Whenever General Montclair entered a room, it always caused a bit of a stir. With his powdered white wig jauntily shoved to one side, revealing his yellow-gold tresses, the women in the room would feel drawn to him. Yes, he was certainly very attractive, but there was something else about him, that “je ne sais quoi,” that strange quality that can’t be quantified or even adequately articulated, which he possessed. His charisma, his pizazz extended even to other men who generally felt a sense of camaraderie and fellowship with him. At least those who had fought on the battlefield for Queen and country felt it.
He was the kind of general who shared all the hardship and glory of war with his men. He slept in a small tent, on a thin pallet with only his aide-de-camp present. He ate the same food. Often, he would dismount and march with the infantry. He’d even beat a drum or carry a flag. It was why his men loved him so and would follow him to the very gates of Hell, if he asked it of them.
Across from Queen Pirouette’s bed was a long, full-length mirror. Behind the mirror was the entrance to a secret passageway that led directly to a secret location. Only a few people were aware of the existence of this security measure: the captain of the palace guards, the Prime Minister, and Lady Abigail. To access the passageway, one had to press an enamel button the was hidden in the inlay around the frame of the mirror.
One night, shortly after her convalescence, a strange occurrence disturbed her. One of the duties of her ladies was to sleep on a pallet at the foot of her bed. They took turns doing this. The name for this office came from Greek: parakoimomenos, or one who sleeps nearby. At any rate, this particular evening, Pirouette was roused from her slumber by a scratching sound from behind the mirror. Her lady in waiting was snoring peacefully, as if she hadn’t heard a thing. Pirouette, pulling a blanket around herself, got off of the bed, retrieved a lit candle that was always burning and went to the mirror. When she pressed the button, the door to the passageway opened just a crack, but there was no one and nothing on the other side. She scurried back to the safety of her bed and pulled the blanket over her head.
It was nearly three weeks before Queen Pirouette emerged from her bedchamber. Palace guards had to clear her antechamber of everyone except her Privy Council. With the assistance of a few cosmetics, there wasn’t a blemish to be seen on her face. Leaning on the arm of the Chamberlain, she thanked her councilors for their patience while she was a patient. There was some polite laughter, but it was drowned out by the applause of those who were waiting outside the antechamber. The Prime Minister, in a rare expression of emotion, pulled off his wig, revealing a thick head of buttery yellow hair. “God save the Queen!” He cried which became a general chorus. “God save the Queen! God save the Queen!”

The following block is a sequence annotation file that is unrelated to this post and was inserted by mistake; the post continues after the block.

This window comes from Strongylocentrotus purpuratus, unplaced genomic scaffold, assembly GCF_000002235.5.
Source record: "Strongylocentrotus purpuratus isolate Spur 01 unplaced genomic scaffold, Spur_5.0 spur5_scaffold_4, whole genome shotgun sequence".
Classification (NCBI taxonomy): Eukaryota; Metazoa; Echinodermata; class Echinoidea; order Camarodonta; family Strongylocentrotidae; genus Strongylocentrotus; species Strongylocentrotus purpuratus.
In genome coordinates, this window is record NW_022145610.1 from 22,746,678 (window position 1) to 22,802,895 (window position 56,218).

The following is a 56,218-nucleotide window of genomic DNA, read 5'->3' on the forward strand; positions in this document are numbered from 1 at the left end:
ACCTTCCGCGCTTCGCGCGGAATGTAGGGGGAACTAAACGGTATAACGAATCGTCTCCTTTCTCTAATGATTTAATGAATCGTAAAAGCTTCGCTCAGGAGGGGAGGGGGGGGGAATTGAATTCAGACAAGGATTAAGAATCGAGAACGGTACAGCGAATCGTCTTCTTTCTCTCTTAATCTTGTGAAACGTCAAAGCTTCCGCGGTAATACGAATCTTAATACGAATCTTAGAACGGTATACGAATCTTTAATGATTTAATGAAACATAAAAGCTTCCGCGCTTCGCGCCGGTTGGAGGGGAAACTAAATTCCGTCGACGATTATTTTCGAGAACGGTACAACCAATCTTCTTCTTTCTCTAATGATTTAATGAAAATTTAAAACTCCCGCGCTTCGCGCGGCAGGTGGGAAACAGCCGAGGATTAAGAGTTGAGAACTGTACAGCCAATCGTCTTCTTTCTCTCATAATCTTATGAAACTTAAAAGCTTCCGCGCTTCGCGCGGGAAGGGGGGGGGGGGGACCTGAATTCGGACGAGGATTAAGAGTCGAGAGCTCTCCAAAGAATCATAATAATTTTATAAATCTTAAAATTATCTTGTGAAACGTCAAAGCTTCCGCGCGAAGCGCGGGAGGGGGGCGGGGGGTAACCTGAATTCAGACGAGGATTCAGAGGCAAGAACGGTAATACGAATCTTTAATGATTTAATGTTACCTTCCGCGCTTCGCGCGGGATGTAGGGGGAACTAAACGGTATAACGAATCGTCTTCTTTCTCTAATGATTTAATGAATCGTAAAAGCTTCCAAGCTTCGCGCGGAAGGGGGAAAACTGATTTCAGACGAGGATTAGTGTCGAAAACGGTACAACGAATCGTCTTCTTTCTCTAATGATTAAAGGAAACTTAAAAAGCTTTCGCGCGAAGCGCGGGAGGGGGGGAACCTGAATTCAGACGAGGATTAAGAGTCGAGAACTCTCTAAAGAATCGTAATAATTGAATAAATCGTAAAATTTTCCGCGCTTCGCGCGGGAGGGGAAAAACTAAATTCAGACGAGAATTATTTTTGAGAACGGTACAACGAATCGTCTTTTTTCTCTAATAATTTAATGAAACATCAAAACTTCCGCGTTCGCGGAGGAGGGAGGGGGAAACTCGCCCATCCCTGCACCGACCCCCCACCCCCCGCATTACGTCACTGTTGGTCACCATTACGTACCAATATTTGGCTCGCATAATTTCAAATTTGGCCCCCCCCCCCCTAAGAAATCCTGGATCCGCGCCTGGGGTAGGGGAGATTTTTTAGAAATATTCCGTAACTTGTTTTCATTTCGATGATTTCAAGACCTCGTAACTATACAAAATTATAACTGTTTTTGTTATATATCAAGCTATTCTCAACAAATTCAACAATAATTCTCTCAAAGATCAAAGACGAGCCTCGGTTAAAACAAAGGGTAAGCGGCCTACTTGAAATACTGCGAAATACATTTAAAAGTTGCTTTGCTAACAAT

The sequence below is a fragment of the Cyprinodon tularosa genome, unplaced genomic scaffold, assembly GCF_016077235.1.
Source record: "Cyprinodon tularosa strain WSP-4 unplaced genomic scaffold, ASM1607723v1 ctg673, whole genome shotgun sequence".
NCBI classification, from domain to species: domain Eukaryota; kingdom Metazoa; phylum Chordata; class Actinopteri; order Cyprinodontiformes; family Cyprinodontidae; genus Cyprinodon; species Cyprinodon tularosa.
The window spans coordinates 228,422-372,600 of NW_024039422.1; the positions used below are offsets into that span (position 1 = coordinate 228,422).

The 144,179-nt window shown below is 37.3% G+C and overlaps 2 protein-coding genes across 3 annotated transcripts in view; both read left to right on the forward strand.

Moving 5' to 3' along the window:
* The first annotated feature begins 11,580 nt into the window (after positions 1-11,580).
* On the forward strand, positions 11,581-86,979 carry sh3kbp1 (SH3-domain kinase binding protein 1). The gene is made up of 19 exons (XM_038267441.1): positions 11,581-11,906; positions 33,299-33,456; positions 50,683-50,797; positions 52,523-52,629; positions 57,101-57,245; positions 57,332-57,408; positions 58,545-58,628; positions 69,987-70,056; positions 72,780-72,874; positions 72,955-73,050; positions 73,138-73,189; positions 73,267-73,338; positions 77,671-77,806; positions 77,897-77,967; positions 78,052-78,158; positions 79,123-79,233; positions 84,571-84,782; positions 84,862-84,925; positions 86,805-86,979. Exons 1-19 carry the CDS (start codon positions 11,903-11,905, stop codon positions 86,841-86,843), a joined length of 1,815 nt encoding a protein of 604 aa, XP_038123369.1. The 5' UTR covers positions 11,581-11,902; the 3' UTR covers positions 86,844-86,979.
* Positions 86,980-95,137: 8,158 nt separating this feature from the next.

The antechamber that led to the Queen’s bedchamber had been packed with courtiers ever since she’d fainted at the ball. That had been a week ago. Daily a priest was sent in to give her extreme unction. After a few minutes, he’d come out of Pirouette’s room and shake his head. “No change,” was all he would say. Lady Abigail, under Pirouette’s instructions, refused to allow any physicians entrance to her room, but that changed when the Queen lapsed from delirium into a coma.
A physician, who had a stellar reputation for treating the Great Pox, was finally allowed to examine Her Majesty. He ordered that her body be wrapped in red flannel and placed in front of the fireplace. Abigail and the other ladies complied since they assumed that it was too late for the Queen in any case. After a period of time, the doctor ordered the women to wrap her in fresh flannel sheets and place her under a thick down comforter.